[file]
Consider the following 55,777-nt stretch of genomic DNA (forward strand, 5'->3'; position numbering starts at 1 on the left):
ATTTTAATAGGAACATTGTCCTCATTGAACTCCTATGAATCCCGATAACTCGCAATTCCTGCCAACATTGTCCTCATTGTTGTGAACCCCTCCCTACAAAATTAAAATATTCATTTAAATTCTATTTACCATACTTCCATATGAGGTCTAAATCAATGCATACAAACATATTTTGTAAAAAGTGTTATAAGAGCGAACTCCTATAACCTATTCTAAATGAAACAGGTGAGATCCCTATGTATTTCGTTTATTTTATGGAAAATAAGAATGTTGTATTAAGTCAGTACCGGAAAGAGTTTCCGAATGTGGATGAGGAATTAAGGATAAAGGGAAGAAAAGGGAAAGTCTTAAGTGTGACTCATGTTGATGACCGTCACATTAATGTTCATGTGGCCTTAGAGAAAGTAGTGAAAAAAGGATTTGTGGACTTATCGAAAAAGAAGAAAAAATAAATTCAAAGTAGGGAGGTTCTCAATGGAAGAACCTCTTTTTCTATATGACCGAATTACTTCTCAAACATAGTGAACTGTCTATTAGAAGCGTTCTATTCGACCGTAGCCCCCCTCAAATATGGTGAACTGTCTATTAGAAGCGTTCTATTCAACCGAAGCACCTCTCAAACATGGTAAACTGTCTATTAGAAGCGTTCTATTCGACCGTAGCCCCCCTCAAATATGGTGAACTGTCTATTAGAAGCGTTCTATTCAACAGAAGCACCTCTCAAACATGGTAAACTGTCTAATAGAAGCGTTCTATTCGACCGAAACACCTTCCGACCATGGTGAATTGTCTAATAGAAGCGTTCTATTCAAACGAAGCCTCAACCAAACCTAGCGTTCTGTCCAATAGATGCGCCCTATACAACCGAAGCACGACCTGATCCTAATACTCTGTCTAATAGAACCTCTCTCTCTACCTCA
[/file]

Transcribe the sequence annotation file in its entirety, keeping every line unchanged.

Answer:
Consider the following 55,777-nt stretch of genomic DNA (forward strand, 5'->3'; position numbering starts at 1 on the left):
ATTTTAATAGGAACATTGTCCTCATTGAACTCCTATGAATCCCGATAACTCGCAATTCCTGCCAACATTGTCCTCATTGTTGTGAACCCCTCCCTACAAAATTAAAATATTCATTTAAATTCTATTTACCATACTTCCATATGAGGTCTAAATCAATGCATACAAACATATTTTGTAAAAAGTGTTATAAGAGCGAACTCCTATAACCTATTCTAAATGAAACAGGTGAGATCCCTATGTATTTCGTTTATTTTATGGAAAATAAGAATGTTGTATTAAGTCAGTACCGGAAAGAGTTTCCGAATGTGGATGAGGAATTAAGGATAAAGGGAAGAAAAGGGAAAGTCTTAAGTGTGACTCATGTTGATGACCGTCACATTAATGTTCATGTGGCCTTAGAGAAAGTAGTGAAAAAAGGATTTGTGGACTTATCGAAAAAGAAGAAAAAATAAATTCAAAGTAGGGAGGTTCTCAATGGAAGAACCTCTTTTTCTATATGACCGAATTACTTCTCAAACATAGTGAACTGTCTATTAGAAGCGTTCTATTCGACCGTAGCCCCCCTCAAATATGGTGAACTGTCTATTAGAAGCGTTCTATTCAACCGAAGCACCTCTCAAACATGGTAAACTGTCTATTAGAAGCGTTCTATTCGACCGTAGCCCCCCTCAAATATGGTGAACTGTCTATTAGAAGCGTTCTATTCAACAGAAGCACCTCTCAAACATGGTAAACTGTCTAATAGAAGCGTTCTATTCGACCGAAACACCTTCCGACCATGGTGAATTGTCTAATAGAAGCGTTCTATTCAAACGAAGCCTCAACCAAACCTAGCGTTCTGTCCAATAGATGCGCCCTATACAACCGAAGCACGACCTGATCCTAATACTCTGTCTAATAGAACCTCTCTCTCTACCTCA